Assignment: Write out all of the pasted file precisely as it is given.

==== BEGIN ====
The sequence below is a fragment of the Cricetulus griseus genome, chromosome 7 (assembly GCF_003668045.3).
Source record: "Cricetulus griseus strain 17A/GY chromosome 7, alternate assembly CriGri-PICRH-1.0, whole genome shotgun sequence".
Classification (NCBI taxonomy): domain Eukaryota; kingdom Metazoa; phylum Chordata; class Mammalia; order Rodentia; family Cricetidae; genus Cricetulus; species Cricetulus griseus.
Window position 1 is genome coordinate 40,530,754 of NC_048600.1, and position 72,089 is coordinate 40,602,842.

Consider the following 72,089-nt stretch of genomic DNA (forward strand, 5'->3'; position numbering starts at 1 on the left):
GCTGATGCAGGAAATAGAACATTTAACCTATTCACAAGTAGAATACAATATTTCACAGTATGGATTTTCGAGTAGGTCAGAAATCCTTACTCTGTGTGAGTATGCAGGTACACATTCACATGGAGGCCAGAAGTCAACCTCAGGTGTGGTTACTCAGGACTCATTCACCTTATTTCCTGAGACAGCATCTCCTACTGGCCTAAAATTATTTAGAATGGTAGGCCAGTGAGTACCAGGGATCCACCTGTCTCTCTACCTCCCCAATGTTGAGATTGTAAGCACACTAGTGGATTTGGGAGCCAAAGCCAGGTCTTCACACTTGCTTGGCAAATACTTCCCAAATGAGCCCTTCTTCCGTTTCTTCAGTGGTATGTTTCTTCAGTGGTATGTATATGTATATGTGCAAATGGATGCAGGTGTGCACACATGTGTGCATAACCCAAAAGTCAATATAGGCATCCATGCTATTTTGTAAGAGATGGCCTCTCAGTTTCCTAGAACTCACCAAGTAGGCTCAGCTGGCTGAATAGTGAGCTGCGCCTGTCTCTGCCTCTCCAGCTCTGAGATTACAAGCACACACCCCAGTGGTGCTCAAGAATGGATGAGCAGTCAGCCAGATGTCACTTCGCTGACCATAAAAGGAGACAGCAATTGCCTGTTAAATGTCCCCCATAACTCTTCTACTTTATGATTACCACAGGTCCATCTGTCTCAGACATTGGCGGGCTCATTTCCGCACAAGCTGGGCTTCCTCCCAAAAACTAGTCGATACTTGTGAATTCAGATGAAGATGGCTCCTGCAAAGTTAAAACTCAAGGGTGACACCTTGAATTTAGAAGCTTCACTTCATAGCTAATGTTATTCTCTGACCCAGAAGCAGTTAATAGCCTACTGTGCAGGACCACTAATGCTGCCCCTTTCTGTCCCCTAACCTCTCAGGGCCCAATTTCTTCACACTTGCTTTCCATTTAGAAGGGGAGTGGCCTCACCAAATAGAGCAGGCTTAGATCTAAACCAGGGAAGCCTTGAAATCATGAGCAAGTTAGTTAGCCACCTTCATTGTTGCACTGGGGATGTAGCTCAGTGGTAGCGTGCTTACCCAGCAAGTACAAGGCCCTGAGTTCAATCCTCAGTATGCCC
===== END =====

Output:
The sequence below is a fragment of the Cricetulus griseus genome, chromosome 7 (assembly GCF_003668045.3).
Source record: "Cricetulus griseus strain 17A/GY chromosome 7, alternate assembly CriGri-PICRH-1.0, whole genome shotgun sequence".
Classification (NCBI taxonomy): domain Eukaryota; kingdom Metazoa; phylum Chordata; class Mammalia; order Rodentia; family Cricetidae; genus Cricetulus; species Cricetulus griseus.
Window position 1 is genome coordinate 40,530,754 of NC_048600.1, and position 72,089 is coordinate 40,602,842.

Consider the following 72,089-nt stretch of genomic DNA (forward strand, 5'->3'; position numbering starts at 1 on the left):
GCTGATGCAGGAAATAGAACATTTAACCTATTCACAAGTAGAATACAATATTTCACAGTATGGATTTTCGAGTAGGTCAGAAATCCTTACTCTGTGTGAGTATGCAGGTACACATTCACATGGAGGCCAGAAGTCAACCTCAGGTGTGGTTACTCAGGACTCATTCACCTTATTTCCTGAGACAGCATCTCCTACTGGCCTAAAATTATTTAGAATGGTAGGCCAGTGAGTACCAGGGATCCACCTGTCTCTCTACCTCCCCAATGTTGAGATTGTAAGCACACTAGTGGATTTGGGAGCCAAAGCCAGGTCTTCACACTTGCTTGGCAAATACTTCCCAAATGAGCCCTTCTTCCGTTTCTTCAGTGGTATGTTTCTTCAGTGGTATGTATATGTATATGTGCAAATGGATGCAGGTGTGCACACATGTGTGCATAACCCAAAAGTCAATATAGGCATCCATGCTATTTTGTAAGAGATGGCCTCTCAGTTTCCTAGAACTCACCAAGTAGGCTCAGCTGGCTGAATAGTGAGCTGCGCCTGTCTCTGCCTCTCCAGCTCTGAGATTACAAGCACACACCCCAGTGGTGCTCAAGAATGGATGAGCAGTCAGCCAGATGTCACTTCGCTGACCATAAAAGGAGACAGCAATTGCCTGTTAAATGTCCCCCATAACTCTTCTACTTTATGATTACCACAGGTCCATCTGTCTCAGACATTGGCGGGCTCATTTCCGCACAAGCTGGGCTTCCTCCCAAAAACTAGTCGATACTTGTGAATTCAGATGAAGATGGCTCCTGCAAAGTTAAAACTCAAGGGTGACACCTTGAATTTAGAAGCTTCACTTCATAGCTAATGTTATTCTCTGACCCAGAAGCAGTTAATAGCCTACTGTGCAGGACCACTAATGCTGCCCCTTTCTGTCCCCTAACCTCTCAGGGCCCAATTTCTTCACACTTGCTTTCCATTTAGAAGGGGAGTGGCCTCACCAAATAGAGCAGGCTTAGATCTAAACCAGGGAAGCCTTGAAATCATGAGCAAGTTAGTTAGCCACCTTCATTGTTGCACTGGGGATGTAGCTCAGTGGTAGCGTGCTTACCCAGCAAGTACAAGGCCCTGAGTTCAATCCTCAGTATGCCC